Tuesday was Shrove Tuesday, and over the past few years this has become celebrated across London by a number of pancake races. Elsewhere in the country there a a few places with a long tradition, but the London events all have a relatively short tradition.

I’ve photographed most of them in past years, and I probably would not have bothered to go again this year had I not also been in Central London for another event. Had the women’s march by the Thames on the 100th anniversary of International Women’s Day held my attention more I would not have walked up from the north end of the Millennium Bridge to London’s ancient (though much restored) Guildhall for the pancake races there.

These have a certain interest because of the curious mix of ancient and modern, something not unusual in the City. The teams taking part are from the City’s Livery Companies, some of them founded as medieval guilds, but others recent formations in areas such as information technology.

© 2011, Peter Marshall

Behind its gloss of tradition and formality the City is of course highly competitive, and the races sometimes demonstrate this. There are too the kind of rules of etiquette one might expect, with points penalaties for failing to wear an apron or gloves, losing ones hat and more. It has a strict dress code for the ladies races, where skirts must be worn and must come below the knee.

But perhaps what stands out most is the fancy dress section, and the obvious glee that some of those present take in being ‘out of school’.

Photographically my equipment – the usual pair of Nikons, a D300 and a D700, the latter with the extremely bulky 16-35mm Nikon lens – was not perhaps the perfect choice for what is rather a choice location for some candid ‘street photography’. Creeping around the event were a number of other photographers equipped to a man (they all were) with Leica M9s (perhaps one or two with more primitive film models.)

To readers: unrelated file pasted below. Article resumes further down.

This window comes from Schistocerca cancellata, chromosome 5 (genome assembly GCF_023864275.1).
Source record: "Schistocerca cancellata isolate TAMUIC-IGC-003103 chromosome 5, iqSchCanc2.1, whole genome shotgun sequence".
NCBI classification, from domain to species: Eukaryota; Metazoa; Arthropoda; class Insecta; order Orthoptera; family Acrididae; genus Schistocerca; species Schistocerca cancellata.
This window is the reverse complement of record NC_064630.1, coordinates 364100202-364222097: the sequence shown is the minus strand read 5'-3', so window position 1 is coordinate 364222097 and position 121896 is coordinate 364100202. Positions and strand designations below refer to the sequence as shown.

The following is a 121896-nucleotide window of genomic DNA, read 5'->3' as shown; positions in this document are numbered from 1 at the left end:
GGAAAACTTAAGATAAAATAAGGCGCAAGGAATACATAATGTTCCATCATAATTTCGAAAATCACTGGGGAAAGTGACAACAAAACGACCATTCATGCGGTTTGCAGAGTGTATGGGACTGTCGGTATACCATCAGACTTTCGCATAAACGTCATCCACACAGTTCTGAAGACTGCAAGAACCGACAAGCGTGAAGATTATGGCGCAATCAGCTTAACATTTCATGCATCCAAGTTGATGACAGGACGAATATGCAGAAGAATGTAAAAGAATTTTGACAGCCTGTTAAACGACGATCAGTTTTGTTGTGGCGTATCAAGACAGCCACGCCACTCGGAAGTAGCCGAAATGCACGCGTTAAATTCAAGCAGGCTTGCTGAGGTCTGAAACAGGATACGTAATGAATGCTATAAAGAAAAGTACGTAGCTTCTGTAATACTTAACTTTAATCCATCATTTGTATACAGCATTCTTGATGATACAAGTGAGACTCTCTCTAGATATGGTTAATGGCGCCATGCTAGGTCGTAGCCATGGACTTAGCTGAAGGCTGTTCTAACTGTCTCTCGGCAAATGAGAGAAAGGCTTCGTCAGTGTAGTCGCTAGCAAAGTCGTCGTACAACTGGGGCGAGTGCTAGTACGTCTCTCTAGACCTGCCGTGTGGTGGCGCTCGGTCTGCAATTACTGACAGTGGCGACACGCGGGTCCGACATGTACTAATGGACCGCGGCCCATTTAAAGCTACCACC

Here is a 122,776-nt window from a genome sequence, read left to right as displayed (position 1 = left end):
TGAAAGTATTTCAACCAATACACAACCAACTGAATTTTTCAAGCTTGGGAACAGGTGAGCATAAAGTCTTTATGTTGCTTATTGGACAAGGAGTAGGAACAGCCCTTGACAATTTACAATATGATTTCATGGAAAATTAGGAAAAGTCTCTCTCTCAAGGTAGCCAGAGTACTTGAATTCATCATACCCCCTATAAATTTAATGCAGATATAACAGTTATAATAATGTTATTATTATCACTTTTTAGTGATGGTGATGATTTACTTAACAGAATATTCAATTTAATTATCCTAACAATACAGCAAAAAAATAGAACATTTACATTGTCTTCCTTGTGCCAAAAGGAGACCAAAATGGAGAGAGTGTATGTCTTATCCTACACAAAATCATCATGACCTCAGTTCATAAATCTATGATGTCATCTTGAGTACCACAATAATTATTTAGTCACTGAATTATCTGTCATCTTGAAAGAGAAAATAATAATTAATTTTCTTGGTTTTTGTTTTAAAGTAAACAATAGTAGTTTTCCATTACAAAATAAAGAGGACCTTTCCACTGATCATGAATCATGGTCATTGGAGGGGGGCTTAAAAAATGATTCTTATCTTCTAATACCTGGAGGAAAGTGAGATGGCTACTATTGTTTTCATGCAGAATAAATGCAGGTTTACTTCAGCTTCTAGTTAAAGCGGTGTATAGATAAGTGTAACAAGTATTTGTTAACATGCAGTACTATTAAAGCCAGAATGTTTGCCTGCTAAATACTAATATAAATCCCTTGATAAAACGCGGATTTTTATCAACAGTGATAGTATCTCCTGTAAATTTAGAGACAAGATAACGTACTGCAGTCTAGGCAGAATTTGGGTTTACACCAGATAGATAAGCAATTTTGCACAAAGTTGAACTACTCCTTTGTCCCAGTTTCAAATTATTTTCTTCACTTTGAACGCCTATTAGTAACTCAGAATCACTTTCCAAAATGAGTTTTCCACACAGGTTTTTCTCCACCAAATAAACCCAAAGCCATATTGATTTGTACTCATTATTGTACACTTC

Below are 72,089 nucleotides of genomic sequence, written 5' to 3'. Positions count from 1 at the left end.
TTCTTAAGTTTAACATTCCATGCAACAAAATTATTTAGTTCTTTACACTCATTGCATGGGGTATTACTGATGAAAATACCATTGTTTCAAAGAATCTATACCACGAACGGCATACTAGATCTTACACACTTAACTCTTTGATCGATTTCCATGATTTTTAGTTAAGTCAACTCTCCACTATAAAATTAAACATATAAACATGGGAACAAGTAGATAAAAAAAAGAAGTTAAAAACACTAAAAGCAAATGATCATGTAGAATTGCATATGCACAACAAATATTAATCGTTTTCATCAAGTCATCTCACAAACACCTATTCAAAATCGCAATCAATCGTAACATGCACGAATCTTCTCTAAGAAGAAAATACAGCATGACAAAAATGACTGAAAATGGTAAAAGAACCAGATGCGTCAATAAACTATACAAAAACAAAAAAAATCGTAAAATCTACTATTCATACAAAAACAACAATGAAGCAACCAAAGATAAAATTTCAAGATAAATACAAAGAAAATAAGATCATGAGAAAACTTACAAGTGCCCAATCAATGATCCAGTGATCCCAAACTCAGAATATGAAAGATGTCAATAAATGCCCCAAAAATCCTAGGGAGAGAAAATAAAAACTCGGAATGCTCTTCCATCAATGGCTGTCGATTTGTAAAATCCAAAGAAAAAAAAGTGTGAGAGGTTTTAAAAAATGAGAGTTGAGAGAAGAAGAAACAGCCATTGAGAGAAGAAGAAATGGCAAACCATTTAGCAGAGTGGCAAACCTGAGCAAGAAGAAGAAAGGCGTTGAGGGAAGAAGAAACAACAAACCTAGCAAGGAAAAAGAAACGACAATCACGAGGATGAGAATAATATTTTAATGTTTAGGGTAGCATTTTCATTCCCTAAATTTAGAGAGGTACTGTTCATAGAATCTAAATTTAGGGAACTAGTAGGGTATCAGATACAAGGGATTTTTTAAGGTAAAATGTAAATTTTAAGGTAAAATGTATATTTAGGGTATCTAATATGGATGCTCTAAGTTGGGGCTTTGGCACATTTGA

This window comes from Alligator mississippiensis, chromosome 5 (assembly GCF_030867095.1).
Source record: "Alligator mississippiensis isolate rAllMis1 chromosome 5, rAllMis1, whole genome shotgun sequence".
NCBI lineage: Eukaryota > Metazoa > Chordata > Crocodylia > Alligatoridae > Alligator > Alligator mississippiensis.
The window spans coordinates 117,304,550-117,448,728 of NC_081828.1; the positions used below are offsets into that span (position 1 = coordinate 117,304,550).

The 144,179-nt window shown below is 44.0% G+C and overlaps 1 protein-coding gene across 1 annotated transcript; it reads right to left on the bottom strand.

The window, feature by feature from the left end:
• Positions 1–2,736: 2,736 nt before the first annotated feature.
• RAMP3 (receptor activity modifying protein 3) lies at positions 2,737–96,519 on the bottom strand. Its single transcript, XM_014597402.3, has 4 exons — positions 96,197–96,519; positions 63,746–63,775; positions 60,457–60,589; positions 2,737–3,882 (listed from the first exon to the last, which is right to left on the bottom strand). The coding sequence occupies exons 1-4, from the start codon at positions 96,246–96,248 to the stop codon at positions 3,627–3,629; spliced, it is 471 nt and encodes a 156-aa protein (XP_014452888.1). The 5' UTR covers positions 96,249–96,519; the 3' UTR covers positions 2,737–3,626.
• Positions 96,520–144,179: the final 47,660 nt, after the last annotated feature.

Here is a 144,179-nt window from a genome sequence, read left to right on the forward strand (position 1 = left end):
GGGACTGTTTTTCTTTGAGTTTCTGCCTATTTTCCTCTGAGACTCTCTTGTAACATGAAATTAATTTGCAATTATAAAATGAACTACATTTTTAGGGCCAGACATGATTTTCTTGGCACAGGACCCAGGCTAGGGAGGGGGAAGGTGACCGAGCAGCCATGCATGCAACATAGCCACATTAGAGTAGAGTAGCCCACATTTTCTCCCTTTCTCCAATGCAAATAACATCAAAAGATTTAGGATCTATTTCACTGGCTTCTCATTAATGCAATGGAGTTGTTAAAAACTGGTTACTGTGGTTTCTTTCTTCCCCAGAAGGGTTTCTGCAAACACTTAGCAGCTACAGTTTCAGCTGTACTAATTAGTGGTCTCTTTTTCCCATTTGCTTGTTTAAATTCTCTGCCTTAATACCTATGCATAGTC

But actually in this situation I think the D700 with its 16-35 was as good as anything. It was noisy enough for the shutter sound not to matter and the kind of situation where if anything you are less conspicuous standing there openly with a brace of Nikons than skulking and trying to hide the fact you have a Leica, and it is really just as fast to raise either camera to your eye and press the release. You are I think slightly more likely to get a correctly focussed and exposed result with the Nikon.

© 2011, Peter Marshall

Here is one that I took that perhaps works, although it is perhaps a cliché of street photography, the kind of thing I usually find more annoying than interesting. What lifts this one for me is the woman at the back of the line, stretching up on tiptoes. I did take half a dozen other frames but none of the rest quite make it, though here is another that almost does.

© 2011, Peter Marshall

With a man in a giraffe costume, various crazy hats (including some traditional ones) and more there was plenty for the connoisseurs of the bizarre and surreal, but perhaps that was just too easy.

© 2011, Peter Marshall

More pictures on My London Diary shortly.

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